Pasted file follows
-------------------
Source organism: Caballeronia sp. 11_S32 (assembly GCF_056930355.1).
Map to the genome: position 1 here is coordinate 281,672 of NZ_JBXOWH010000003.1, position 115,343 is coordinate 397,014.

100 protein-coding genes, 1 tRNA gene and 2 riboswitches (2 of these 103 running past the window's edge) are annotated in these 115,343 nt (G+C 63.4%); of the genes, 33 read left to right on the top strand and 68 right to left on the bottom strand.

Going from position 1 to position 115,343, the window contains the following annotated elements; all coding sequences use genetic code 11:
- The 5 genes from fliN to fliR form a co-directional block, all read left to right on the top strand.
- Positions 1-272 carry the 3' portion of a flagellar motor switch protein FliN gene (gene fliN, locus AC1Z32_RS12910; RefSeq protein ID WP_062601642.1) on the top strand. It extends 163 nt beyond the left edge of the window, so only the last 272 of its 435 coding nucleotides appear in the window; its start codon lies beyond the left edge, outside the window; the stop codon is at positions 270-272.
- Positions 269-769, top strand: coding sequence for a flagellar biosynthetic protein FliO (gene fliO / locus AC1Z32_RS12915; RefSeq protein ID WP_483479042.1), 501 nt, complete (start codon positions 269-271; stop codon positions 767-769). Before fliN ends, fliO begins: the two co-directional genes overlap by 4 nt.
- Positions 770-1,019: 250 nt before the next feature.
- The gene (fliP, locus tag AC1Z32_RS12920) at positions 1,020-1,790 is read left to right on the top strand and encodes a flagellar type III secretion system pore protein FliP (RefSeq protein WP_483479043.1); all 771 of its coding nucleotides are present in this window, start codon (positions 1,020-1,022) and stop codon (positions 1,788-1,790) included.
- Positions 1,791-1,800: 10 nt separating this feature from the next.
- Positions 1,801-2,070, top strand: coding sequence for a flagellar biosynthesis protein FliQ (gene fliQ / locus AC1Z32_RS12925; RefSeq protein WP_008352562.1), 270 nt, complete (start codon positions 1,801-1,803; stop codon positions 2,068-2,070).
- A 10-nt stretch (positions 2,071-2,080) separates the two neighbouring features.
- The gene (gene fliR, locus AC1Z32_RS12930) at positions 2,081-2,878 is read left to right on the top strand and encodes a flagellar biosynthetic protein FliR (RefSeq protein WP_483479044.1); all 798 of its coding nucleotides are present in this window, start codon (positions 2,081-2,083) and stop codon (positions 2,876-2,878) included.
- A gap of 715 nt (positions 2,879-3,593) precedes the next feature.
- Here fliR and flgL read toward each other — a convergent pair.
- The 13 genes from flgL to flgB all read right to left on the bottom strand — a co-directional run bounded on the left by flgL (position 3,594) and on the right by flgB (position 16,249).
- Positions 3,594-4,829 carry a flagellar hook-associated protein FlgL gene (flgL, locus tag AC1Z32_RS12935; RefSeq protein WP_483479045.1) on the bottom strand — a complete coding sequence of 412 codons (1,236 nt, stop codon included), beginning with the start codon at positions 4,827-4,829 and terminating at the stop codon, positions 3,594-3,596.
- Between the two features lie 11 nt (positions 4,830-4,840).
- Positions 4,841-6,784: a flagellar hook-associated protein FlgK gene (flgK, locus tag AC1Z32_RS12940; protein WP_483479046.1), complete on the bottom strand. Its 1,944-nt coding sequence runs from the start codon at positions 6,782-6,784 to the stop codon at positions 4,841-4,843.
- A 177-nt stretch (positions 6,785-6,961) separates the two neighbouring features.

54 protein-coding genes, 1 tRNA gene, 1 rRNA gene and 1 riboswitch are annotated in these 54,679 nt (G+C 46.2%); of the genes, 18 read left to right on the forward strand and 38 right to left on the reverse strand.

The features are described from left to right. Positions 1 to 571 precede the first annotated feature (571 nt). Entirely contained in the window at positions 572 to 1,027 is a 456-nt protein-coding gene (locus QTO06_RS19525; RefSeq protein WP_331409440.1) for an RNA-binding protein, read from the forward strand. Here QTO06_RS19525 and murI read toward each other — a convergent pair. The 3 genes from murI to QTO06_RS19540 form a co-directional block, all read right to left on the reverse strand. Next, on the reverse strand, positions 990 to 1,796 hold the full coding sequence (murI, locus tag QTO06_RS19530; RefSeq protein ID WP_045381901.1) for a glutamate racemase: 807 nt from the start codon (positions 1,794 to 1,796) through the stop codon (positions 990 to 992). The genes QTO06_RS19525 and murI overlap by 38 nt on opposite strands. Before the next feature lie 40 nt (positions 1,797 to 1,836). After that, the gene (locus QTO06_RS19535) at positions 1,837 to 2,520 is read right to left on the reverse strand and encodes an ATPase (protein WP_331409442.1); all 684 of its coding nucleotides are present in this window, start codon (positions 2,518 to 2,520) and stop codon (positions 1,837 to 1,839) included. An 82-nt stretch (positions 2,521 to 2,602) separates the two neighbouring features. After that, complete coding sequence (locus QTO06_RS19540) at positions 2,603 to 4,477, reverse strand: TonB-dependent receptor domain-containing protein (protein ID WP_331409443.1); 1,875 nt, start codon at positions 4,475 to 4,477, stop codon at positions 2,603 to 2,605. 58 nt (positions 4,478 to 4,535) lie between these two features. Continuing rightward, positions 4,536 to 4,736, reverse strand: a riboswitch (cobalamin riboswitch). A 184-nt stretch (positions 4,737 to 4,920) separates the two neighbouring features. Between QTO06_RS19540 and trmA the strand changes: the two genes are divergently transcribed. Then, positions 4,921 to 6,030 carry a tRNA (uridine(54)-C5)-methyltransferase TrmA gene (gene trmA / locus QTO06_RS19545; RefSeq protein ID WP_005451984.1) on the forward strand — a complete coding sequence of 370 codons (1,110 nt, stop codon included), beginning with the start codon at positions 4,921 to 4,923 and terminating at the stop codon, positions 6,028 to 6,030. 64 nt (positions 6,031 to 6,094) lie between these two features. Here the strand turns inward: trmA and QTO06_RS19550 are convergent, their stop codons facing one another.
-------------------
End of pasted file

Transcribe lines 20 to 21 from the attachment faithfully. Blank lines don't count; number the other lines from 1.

- A 177-nt stretch (positions 6,785-6,961) separates the two neighbouring features.

54 protein-coding genes, 1 tRNA gene, 1 rRNA gene and 1 riboswitch are annotated in these 54,679 nt (G+C 46.2%); of the genes, 18 read left to right on the forward strand and 38 right to left on the reverse strand.